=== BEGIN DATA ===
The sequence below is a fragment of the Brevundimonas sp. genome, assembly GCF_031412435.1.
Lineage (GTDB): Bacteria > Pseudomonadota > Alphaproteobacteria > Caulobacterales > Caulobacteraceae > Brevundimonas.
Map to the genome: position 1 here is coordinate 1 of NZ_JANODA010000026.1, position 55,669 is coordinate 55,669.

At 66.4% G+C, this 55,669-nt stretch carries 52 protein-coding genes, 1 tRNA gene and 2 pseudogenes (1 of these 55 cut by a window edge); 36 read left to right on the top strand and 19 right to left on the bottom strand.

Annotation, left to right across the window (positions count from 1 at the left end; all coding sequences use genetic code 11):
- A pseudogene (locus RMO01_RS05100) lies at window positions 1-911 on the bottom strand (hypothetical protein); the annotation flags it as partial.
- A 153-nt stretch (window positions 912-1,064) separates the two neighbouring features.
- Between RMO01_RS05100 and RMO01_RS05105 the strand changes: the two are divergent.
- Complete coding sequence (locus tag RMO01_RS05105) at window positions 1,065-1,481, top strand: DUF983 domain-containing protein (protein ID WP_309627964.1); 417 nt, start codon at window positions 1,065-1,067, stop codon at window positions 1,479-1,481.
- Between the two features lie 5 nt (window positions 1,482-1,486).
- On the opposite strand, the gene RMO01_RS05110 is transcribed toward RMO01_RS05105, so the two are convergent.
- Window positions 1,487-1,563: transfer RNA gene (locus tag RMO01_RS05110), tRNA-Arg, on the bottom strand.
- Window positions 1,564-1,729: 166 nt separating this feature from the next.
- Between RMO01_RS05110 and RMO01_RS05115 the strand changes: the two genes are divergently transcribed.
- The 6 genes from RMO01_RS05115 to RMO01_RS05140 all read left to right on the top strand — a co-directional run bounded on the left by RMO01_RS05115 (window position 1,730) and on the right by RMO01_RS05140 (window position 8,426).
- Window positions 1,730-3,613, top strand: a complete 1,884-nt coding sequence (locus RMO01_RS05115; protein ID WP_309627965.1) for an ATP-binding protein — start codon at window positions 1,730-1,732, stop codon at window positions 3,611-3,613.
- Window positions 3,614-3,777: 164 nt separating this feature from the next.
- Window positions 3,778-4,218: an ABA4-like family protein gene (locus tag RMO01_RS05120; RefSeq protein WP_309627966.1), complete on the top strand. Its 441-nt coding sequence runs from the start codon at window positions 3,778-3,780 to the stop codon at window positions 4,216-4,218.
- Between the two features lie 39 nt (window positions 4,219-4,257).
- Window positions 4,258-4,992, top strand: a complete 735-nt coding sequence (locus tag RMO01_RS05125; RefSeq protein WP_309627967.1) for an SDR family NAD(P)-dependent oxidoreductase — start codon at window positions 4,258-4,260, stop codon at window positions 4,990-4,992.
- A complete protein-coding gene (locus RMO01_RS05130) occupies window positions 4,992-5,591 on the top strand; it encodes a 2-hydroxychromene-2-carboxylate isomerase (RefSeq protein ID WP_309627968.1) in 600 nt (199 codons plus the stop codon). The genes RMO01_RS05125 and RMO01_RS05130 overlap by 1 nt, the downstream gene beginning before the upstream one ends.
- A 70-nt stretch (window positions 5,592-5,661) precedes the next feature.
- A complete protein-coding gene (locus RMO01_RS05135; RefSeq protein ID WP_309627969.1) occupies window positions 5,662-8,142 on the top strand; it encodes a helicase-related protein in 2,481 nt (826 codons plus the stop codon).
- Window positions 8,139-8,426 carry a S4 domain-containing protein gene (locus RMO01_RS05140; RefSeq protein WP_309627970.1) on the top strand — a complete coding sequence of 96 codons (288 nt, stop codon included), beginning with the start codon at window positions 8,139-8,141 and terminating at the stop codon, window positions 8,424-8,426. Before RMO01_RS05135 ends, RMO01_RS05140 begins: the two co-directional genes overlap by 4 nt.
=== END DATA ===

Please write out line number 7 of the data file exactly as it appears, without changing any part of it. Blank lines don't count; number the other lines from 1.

- A 153-nt stretch (window positions 912-1,064) separates the two neighbouring features.